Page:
It’s a hard time politically. People who insist on the facts, are finding themselves unwelcome, even among their own parties, their own natural allies. I think we especially have to pay attention to people who are willing to call out their own sides. This is the commonality of Churchill and Orwell, but it’s also something you see today with American politics. People who really interest me a lot are the people on the left who are willing to criticize the left, and the people of the right, who are willing to criticize the right.

The most interesting political commentary these days, I find coming from anti-Trump conservatives, who tend to be classic conservatives. People who believe in rule of law, the Constitution, traditional values, and basically American institutions—classic conservativism. Their critique of Trump is that he believes in none of those things. That he is against the rule of the law. He is ignorant of the Constitution, and he attacks institutions like the judiciary. These people say, Trump is not conservative; don’t call him a conservative, he’s a reactionary.

I’m not a conservative myself, and so I find that critique illuminating. It makes me understand Trump in a way I wouldn’t have otherwise. In fact, one of the gripes I have with American journalism these days, American political journalism, is that it keeps on referring to Trump as a conservative. I’m persuaded by reading these writers; a bunch of them at The Atlantic, like David Frum and Eliot Cohen. Some people at the Washington Post, like former Bush speech writer Michael Gerson. Jennifer Rubin, even Peggy Noonan of the Wall Street Journal sometimes, even Charles Krauthammer on Fox sometimes. These people have made it pretty clear that Trump is not a conservative, and I think it’s an error and professional misdeed for political journalists to present Trump as a conservative.

SR: The afterword in the book is almost written in an advisory way, as a swansong to people still practicing journalism. It talks about what’s happened to journalism through a set of lenses Orwell would appreciate, particularly what’s happened with Silicon Valley. Outside the executive branch, you have this giant technological apparatus that’s spying on everybody, creating profiles, selling those mostly to the private sector, but also sharing them with governments, and people don’t seem to mind.

TR: No. It’s kind of shocking to me that the major product of Silicon Valley is you and me, the American individual, that they’re mining our lives, literally. I was kind of struck that Orwell as a writer went out and actually, in England, went down to the coal mines to write about the coal miners. What we need today is writers who go down into the mines of Silicon Valley, and write about how our lives are being excavated and exploited as resources by these big new companies; Google, Apple, Microsoft, and a score of others.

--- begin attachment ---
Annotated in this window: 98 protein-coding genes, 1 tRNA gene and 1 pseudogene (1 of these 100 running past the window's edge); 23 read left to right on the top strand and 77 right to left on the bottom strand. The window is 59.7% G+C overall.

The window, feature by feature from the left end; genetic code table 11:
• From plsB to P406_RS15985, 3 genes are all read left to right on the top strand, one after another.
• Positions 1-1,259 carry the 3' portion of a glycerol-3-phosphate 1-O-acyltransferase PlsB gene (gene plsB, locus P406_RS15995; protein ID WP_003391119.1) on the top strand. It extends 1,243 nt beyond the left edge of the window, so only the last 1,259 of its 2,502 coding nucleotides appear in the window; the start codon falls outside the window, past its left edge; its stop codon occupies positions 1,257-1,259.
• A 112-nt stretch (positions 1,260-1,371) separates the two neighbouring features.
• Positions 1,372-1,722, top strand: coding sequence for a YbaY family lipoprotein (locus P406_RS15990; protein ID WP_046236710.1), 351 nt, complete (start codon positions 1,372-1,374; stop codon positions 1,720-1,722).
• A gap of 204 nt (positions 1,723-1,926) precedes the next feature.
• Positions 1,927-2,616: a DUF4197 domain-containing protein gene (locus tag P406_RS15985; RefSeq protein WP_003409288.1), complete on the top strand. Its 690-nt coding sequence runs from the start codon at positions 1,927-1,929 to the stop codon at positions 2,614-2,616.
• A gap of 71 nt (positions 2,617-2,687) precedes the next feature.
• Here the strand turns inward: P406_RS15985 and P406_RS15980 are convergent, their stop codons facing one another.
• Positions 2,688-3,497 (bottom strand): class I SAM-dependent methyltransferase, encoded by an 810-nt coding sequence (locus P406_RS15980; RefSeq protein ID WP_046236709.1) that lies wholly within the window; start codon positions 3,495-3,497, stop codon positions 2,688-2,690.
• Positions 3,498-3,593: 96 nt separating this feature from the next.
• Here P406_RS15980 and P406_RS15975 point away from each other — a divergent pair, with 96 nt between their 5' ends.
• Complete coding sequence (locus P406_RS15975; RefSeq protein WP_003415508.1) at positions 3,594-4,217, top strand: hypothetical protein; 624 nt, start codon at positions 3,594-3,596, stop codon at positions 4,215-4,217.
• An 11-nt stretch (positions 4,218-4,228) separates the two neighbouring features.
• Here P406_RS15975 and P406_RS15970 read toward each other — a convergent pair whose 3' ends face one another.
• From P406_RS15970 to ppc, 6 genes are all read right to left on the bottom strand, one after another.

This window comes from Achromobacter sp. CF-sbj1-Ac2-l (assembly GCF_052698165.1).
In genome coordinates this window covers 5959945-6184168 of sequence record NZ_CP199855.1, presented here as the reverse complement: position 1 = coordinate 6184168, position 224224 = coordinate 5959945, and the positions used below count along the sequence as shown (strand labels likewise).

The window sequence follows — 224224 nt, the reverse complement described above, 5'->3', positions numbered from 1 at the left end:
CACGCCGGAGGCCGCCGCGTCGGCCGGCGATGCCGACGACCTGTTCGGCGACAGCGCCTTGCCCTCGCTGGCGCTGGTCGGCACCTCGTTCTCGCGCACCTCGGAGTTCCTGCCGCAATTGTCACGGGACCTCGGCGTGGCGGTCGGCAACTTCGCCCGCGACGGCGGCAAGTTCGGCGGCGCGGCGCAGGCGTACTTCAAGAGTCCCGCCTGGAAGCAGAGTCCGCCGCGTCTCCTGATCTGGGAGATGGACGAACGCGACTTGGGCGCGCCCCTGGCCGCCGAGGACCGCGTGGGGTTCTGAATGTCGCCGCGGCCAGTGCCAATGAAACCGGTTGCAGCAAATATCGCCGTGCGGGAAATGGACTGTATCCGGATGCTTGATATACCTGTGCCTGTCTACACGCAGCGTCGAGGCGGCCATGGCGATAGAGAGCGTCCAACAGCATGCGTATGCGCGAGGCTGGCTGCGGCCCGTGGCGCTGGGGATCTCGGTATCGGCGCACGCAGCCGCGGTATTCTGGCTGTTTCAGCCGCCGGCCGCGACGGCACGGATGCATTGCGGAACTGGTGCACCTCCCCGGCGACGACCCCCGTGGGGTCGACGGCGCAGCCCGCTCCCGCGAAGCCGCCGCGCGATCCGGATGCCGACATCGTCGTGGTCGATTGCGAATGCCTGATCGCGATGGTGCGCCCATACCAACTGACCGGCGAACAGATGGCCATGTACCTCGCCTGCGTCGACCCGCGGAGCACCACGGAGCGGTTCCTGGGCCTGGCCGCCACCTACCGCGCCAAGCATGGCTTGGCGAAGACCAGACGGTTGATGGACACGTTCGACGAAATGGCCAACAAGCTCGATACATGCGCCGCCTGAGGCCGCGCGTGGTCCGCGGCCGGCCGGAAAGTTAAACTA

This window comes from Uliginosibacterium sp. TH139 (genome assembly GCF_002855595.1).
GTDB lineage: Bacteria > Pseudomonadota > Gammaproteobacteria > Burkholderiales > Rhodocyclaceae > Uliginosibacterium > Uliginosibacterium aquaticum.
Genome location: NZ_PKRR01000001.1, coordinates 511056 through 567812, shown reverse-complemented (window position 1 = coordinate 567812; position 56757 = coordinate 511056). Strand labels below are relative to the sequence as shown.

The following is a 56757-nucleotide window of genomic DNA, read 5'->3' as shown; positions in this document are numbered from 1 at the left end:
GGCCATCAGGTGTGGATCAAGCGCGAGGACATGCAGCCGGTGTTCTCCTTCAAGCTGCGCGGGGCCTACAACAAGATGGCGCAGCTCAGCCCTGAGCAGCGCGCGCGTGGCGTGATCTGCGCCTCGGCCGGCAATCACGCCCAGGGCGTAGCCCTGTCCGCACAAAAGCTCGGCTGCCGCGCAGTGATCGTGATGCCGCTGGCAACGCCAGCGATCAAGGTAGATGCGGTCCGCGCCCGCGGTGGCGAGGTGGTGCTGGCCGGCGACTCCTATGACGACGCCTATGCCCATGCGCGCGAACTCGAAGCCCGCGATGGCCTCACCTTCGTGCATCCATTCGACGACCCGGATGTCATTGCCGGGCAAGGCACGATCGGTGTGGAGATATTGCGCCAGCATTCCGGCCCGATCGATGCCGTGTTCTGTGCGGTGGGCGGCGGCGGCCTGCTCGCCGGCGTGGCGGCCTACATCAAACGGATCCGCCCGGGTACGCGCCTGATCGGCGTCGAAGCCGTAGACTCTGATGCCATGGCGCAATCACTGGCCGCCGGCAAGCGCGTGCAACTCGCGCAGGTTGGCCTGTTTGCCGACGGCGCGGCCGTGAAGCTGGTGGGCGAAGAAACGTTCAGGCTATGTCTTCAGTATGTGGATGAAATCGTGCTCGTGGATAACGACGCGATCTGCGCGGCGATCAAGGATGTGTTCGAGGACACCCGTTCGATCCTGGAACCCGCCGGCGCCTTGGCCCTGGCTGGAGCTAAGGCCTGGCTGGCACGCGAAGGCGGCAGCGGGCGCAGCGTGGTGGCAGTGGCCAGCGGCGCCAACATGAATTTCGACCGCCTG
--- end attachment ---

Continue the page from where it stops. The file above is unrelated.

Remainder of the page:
SR: Having thought about this so much, what would be the takeaways you would want to impart to people who care about representative government, and care about informative media, and care leading their lives with a certain amount of privacy and dignity?

TR: My point of departure is we no longer live in a democracy in America right now. I believe we live in an oligarchy. When you live in an oligarchy, you are going to have the means of information, as well as the means of production, in the hands of the rich and powerful, who will tell you not to believe your own perceptions. To trust them. So I go back to Orwell saying, You need to begin by trusting your own perceptions. But they can’t just be uninformed perceptions. Both Churchill and Orwell say you need to go and find the facts.

What I try to do in that afterword—which is kind of my journalistic last will and testament, and kind of a pep talk to people like you who are still slaving away in the salt mines of journalism—what I’m trying to do there is say, Hang in there. The foundation of Western civilization is what you are doing. Seeking the facts, and observing accurately what is going on. This is why, to me, I decided… Let me back up. This is why I ended the book by talking about Martin Luther King Jr. and his letter from the Birmingham City Jail, written in I believe 1962 or ‘63. It’s an odd place to go in the book about two English men from the 1930s and ‘40s, but I see King as solidly in the tradition of Churchill and Orwell.

When I looked around the American scene, thinking about is there anybody like them today, I thought, no. I really don’t see anybody quite like them today. But Martin Luther King Jr., in retrospect, walked in the footsteps of both Churchill and Orwell. He begins, in his letter from Birmingham Jail, writing very much as Orwell would have. What are the facts of the matter? He answers his question. The fact of the matter is that Birmingham is the most segregated city in America. Why is that? He explores. He says, The civil rights, that the federal government tells the Negro he has, are not allowed to the Negro citizens of Birmingham. In fact, the apparatus of the state is used to prevent them from exercising those rights.

This is why it’s so brilliant of King to insist on being jailed. He said, All I’m trying to do is exercise the rights my government tells me I have. So when my government puts me in jail for doing that, there is a problem. The problem is not with me. The problem is with the government that is saying out of its mouth, I have these rights. But it’s saying with his arms, no you don’t.

I think he does a beautiful job of saying, Here are the principles, here are the facts, and how do I apply my principles to those facts? I think it’s something that we all can emulate today, but especially journalists. I would take away, also the warning, it’s not going to make you popular. It’s not something that a lot of people want to hear right now. Nonetheless, it’s the right thing to do in the long run. It is an act of great patriotism to your country, and to your fellow citizens, to write and observe accurately.

SR: Thank you. This is splendid. I really appreciate what you have accomplished in this book and presented here.

Steven Rosenfeld covers national political issues for AlterNet, including America’s democracy and voting rights. He is the author of several books on elections and the co-author of Who Controls Our Schools: How Billionaire-Sponsored Privatization Is Destroying Democracy and the Charter School Industry (AlterNet eBook, 2016).